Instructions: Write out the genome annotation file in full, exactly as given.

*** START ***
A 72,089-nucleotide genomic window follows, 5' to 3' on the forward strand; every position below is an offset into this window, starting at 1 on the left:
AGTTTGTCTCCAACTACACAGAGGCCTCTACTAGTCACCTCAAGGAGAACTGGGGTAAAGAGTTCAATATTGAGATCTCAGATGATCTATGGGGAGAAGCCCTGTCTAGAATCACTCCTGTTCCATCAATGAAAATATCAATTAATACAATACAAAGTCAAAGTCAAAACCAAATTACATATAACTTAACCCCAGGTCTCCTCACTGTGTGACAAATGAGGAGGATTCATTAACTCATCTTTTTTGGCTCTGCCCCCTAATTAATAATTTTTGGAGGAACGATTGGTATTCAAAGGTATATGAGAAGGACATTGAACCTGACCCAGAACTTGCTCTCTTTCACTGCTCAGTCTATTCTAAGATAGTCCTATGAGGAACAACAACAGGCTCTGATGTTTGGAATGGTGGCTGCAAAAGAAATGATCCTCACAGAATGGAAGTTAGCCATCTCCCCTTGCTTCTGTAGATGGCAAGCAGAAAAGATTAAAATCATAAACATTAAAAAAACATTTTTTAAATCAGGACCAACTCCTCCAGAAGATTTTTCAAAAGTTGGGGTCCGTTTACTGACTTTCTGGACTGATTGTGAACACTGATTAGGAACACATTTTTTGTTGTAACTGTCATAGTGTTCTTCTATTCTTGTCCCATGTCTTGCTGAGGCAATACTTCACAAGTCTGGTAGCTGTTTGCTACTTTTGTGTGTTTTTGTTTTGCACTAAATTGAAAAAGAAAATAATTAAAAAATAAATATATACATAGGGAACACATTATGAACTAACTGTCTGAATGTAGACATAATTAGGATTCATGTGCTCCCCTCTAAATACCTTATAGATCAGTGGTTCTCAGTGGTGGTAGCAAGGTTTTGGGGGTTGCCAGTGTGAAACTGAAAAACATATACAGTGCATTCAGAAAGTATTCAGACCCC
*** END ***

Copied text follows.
A 72,089-nucleotide genomic window follows, 5' to 3' on the forward strand; every position below is an offset into this window, starting at 1 on the left:
AGTTTGTCTCCAACTACACAGAGGCCTCTACTAGTCACCTCAAGGAGAACTGGGGTAAAGAGTTCAATATTGAGATCTCAGATGATCTATGGGGAGAAGCCCTGTCTAGAATCACTCCTGTTCCATCAATGAAAATATCAATTAATACAATACAAAGTCAAAGTCAAAACCAAATTACATATAACTTAACCCCAGGTCTCCTCACTGTGTGACAAATGAGGAGGATTCATTAACTCATCTTTTTTGGCTCTGCCCCCTAATTAATAATTTTTGGAGGAACGATTGGTATTCAAAGGTATATGAGAAGGACATTGAACCTGACCCAGAACTTGCTCTCTTTCACTGCTCAGTCTATTCTAAGATAGTCCTATGAGGAACAACAACAGGCTCTGATGTTTGGAATGGTGGCTGCAAAAGAAATGATCCTCACAGAATGGAAGTTAGCCATCTCCCCTTGCTTCTGTAGATGGCAAGCAGAAAAGATTAAAATCATAAACATTAAAAAAACATTTTTTAAATCAGGACCAACTCCTCCAGAAGATTTTTCAAAAGTTGGGGTCCGTTTACTGACTTTCTGGACTGATTGTGAACACTGATTAGGAACACATTTTTTGTTGTAACTGTCATAGTGTTCTTCTATTCTTGTCCCATGTCTTGCTGAGGCAATACTTCACAAGTCTGGTAGCTGTTTGCTACTTTTGTGTGTTTTTGTTTTGCACTAAATTGAAAAAGAAAATAATTAAAAAATAAATATATACATAGGGAACACATTATGAACTAACTGTCTGAATGTAGACATAATTAGGATTCATGTGCTCCCCTCTAAATACCTTATAGATCAGTGGTTCTCAGTGGTGGTAGCAAGGTTTTGGGGGTTGCCAGTGTGAAACTGAAAAACATATACAGTGCATTCAGAAAGTATTCAGACCCC